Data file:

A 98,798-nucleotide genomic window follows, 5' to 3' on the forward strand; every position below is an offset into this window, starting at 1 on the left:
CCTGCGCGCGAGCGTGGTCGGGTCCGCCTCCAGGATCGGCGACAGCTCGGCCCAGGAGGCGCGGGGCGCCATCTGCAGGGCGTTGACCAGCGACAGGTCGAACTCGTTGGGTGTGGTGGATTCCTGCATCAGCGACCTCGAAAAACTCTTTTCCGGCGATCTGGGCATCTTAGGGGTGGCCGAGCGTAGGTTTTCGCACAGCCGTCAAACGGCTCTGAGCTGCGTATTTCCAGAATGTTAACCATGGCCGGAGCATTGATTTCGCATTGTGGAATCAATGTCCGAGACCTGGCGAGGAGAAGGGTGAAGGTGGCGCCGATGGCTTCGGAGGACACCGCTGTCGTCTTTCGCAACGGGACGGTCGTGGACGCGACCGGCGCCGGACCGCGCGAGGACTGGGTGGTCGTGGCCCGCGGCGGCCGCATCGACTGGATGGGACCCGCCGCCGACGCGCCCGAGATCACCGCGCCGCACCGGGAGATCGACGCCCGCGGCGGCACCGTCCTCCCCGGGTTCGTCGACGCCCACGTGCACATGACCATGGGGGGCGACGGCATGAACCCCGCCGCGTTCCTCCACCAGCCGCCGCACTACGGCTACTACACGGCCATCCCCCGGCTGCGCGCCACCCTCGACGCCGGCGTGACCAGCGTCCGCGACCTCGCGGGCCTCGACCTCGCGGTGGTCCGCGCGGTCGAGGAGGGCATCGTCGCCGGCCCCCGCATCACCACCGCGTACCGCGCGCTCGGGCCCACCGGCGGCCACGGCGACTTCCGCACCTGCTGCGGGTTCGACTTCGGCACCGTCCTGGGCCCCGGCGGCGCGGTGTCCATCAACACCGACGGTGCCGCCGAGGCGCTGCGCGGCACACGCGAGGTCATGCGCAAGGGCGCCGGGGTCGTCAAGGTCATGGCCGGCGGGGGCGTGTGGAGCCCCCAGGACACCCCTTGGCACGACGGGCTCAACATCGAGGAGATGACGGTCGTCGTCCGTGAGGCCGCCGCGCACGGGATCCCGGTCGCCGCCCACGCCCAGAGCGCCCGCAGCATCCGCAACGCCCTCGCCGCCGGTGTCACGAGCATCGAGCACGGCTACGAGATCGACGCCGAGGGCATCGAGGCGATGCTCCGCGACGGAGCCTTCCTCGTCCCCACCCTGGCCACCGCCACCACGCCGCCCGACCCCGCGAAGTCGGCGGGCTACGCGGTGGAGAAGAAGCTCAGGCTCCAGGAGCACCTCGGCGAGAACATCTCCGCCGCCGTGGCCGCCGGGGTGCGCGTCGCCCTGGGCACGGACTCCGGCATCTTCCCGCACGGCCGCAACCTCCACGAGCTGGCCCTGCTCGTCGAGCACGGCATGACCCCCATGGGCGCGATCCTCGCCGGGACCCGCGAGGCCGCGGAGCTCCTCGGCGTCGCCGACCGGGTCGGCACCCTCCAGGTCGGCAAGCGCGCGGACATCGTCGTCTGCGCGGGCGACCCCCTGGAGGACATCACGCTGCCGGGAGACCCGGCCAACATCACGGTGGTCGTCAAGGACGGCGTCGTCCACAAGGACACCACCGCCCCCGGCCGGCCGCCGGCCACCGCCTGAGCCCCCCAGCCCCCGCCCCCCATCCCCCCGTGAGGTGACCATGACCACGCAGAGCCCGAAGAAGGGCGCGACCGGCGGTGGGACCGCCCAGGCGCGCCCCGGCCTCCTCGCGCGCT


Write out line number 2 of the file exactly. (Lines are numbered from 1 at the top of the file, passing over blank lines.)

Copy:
CCTGCGCGCGAGCGTGGTCGGGTCCGCCTCCAGGATCGGCGACAGCTCGGCCCAGGAGGCGCGGGGCGCCATCTGCAGGGCGTTGACCAGCGACAGGTCGAACTCGTTGGGTGTGGTGGATTCCTGCATCAGCGACCTCGAAAAACTCTTTTCCGGCGATCTGGGCATCTTAGGGGTGGCCGAGCGTAGGTTTTCGCACAGCCGTCAAACGGCTCTGAGCTGCGTATTTCCAGAATGTTAACCATGGCCGGAGCATTGATTTCGCATTGTGGAATCAATGTCCGAGACCTGGCGAGGAGAAGGGTGAAGGTGGCGCCGATGGCTTCGGAGGACACCGCTGTCGTCTTTCGCAACGGGACGGTCGTGGACGCGACCGGCGCCGGACCGCGCGAGGACTGGGTGGTCGTGGCCCGCGGCGGCCGCATCGACTGGATGGGACCCGCCGCCGACGCGCCCGAGATCACCGCGCCGCACCGGGAGATCGACGCCCGCGGCGGCACCGTCCTCCCCGGGTTCGTCGACGCCCACGTGCACATGACCATGGGGGGCGACGGCATGAACCCCGCCGCGTTCCTCCACCAGCCGCCGCACTACGGCTACTACACGGCCATCCCCCGGCTGCGCGCCACCCTCGACGCCGGCGTGACCAGCGTCCGCGACCTCGCGGGCCTCGACCTCGCGGTGGTCCGCGCGGTCGAGGAGGGCATCGTCGCCGGCCCCCGCATCACCACCGCGTACCGCGCGCTCGGGCCCACCGGCGGCCACGGCGACTTCCGCACCTGCTGCGGGTTCGACTTCGGCACCGTCCTGGGCCCCGGCGGCGCGGTGTCCATCAACACCGACGGTGCCGCCGAGGCGCTGCGCGGCACACGCGAGGTCATGCGCAAGGGCGCCGGGGTCGTCAAGGTCATGGCCGGCGGGGGCGTGTGGAGCCCCCAGGACACCCCTTGGCACGACGGGCTCAACATCGAGGAGATGACGGTCGTCGTCCGTGAGGCCGCCGCGCACGGGATCCCGGTCGCCGCCCACGCCCAGAGCGCCCGCAGCATCCGCAACGCCCTCGCCGCCGGTGTCACGAGCATCGAGCACGGCTACGAGATCGACGCCGAGGGCATCGAGGCGATGCTCCGCGACGGAGCCTTCCTCGTCCCCACCCTGGCCACCGCCACCACGCCGCCCGACCCCGCGAAGTCGGCGGGCTACGCGGTGGAGAAGAAGCTCAGGCTCCAGGAGCACCTCGGCGAGAACATCTCCGCCGCCGTGGCCGCCGGGGTGCGCGTCGCCCTGGGCACGGACTCCGGCATCTTCCCGCACGGCCGCAACCTCCACGAGCTGGCCCTGCTCGTCGAGCACGGCATGACCCCCATGGGCGCGATCCTCGCCGGGACCCGCGAGGCCGCGGAGCTCCTCGGCGTCGCCGACCGGGTCGGCACCCTCCAGGTCGGCAAGCGCGCGGACATCGTCGTCTGCGCGGGCGACCCCCTGGAGGACATCACGCTGCCGGGAGACCCGGCCAACATCACGGTGGTCGTCAAGGACGGCGTCGTCCACAAGGACACCACCGCCCCCGGCCGGCCGCCGGCCACCGCCTGAGCCCCCCAGCCCCCGCCCCCCATCCCCCCGTGAGGTGACCATGACCACGCAGAGCCCGAAGAAGGGCGCGACCGGCGGTGGGACCGCCCAGGCGCGCCCCGGCCTCCTCGCGCGCT